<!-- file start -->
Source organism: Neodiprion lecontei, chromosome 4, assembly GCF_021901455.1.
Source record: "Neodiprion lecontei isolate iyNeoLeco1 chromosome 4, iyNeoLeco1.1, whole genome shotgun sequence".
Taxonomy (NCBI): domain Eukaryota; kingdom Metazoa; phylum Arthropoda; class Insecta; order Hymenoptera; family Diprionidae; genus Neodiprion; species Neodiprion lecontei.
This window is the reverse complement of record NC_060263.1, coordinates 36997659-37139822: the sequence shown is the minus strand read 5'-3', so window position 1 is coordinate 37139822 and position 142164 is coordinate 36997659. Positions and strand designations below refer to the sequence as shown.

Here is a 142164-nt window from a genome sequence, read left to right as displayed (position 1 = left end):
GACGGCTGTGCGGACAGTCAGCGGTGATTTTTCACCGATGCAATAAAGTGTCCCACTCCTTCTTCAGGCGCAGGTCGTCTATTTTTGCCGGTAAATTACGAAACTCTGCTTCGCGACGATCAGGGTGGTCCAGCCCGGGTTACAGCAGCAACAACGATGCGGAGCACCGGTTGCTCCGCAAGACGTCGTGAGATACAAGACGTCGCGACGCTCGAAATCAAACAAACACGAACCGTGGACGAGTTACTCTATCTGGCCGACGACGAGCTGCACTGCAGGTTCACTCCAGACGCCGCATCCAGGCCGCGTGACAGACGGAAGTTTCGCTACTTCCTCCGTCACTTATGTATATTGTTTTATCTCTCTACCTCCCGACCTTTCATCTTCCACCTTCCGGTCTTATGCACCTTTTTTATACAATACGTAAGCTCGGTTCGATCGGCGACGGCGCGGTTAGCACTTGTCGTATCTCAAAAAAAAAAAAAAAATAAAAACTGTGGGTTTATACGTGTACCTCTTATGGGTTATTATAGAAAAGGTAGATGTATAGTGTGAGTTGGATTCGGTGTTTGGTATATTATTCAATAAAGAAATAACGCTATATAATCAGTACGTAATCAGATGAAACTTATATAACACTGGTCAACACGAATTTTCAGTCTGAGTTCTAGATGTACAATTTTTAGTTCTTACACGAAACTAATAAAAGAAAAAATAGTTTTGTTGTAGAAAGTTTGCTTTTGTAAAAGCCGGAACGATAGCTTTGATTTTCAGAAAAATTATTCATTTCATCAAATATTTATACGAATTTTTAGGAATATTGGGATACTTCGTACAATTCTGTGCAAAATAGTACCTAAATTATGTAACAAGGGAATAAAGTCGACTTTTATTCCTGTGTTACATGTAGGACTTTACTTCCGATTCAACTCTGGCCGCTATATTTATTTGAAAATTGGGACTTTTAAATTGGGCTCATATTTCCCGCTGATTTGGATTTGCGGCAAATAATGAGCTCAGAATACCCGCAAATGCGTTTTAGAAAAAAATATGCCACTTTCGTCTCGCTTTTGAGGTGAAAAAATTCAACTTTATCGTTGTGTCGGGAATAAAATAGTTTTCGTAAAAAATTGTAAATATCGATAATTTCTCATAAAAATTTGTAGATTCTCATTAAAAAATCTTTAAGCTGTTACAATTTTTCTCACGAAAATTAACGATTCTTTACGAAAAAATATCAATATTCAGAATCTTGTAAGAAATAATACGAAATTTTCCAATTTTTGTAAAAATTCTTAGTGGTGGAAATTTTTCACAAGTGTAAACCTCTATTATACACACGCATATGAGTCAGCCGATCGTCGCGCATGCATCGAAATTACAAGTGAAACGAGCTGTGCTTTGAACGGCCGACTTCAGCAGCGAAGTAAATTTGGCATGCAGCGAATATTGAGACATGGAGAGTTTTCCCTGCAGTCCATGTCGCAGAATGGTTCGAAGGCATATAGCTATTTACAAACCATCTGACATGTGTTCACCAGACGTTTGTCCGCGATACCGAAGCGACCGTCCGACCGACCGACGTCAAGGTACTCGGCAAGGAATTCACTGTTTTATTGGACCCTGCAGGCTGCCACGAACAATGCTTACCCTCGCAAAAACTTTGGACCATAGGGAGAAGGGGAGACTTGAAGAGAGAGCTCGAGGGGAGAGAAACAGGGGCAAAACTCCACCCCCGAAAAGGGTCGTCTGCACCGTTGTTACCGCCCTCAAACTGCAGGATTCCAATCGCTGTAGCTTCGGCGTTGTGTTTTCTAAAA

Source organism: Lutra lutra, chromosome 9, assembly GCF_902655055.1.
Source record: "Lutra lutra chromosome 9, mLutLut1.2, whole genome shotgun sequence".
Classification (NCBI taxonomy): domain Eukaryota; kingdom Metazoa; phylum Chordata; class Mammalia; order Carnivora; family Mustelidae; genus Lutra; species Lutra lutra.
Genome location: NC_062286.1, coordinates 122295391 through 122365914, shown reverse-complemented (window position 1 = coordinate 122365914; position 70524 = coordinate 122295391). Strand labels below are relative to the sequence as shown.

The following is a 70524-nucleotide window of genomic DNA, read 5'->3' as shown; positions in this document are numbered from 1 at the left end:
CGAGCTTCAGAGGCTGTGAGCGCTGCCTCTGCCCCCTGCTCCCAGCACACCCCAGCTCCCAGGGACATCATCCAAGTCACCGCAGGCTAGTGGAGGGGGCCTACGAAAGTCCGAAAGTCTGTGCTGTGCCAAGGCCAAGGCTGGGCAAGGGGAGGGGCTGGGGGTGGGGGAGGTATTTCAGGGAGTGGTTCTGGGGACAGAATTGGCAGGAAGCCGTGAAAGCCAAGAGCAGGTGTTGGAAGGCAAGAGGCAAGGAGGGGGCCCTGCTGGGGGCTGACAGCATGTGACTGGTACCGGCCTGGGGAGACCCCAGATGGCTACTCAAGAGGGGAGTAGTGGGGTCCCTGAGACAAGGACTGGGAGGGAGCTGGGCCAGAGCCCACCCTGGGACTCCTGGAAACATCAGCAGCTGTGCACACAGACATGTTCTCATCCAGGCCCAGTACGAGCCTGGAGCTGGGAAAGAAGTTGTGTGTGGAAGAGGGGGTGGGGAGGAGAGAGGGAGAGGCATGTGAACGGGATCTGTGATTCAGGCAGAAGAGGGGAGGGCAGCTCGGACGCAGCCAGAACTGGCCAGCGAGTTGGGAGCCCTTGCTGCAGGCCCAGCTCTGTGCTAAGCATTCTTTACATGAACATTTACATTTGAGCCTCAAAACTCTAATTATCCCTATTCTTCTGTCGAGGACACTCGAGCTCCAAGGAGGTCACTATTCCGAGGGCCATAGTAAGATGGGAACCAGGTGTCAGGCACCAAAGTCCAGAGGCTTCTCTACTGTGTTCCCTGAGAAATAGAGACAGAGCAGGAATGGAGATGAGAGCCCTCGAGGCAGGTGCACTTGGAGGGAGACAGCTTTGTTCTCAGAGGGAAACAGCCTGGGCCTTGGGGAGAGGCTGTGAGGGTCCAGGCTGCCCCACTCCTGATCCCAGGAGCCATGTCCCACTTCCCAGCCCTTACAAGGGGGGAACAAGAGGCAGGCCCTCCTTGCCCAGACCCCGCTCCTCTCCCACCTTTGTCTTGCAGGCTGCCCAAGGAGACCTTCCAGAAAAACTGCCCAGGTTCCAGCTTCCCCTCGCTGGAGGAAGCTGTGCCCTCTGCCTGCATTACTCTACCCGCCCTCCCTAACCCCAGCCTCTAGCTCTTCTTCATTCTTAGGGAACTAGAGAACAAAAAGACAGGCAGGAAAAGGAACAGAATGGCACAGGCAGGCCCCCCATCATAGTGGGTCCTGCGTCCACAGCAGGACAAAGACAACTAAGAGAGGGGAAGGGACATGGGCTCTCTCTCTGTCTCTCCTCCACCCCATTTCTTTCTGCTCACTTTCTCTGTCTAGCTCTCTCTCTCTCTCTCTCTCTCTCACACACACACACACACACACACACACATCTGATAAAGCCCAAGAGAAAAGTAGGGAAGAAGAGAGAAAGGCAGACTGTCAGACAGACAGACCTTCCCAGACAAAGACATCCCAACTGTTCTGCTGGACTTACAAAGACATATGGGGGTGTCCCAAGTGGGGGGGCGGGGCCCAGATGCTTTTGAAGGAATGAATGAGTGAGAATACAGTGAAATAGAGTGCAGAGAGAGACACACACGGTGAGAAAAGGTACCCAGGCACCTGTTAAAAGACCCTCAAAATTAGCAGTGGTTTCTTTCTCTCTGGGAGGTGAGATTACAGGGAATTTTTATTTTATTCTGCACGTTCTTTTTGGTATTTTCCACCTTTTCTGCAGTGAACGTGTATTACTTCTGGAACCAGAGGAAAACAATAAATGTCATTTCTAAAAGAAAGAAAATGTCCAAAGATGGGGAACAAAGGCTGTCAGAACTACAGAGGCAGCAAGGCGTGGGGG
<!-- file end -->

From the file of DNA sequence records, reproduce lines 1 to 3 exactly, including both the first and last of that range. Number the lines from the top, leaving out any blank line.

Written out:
Source organism: Neodiprion lecontei, chromosome 4, assembly GCF_021901455.1.
Source record: "Neodiprion lecontei isolate iyNeoLeco1 chromosome 4, iyNeoLeco1.1, whole genome shotgun sequence".
Taxonomy (NCBI): domain Eukaryota; kingdom Metazoa; phylum Arthropoda; class Insecta; order Hymenoptera; family Diprionidae; genus Neodiprion; species Neodiprion lecontei.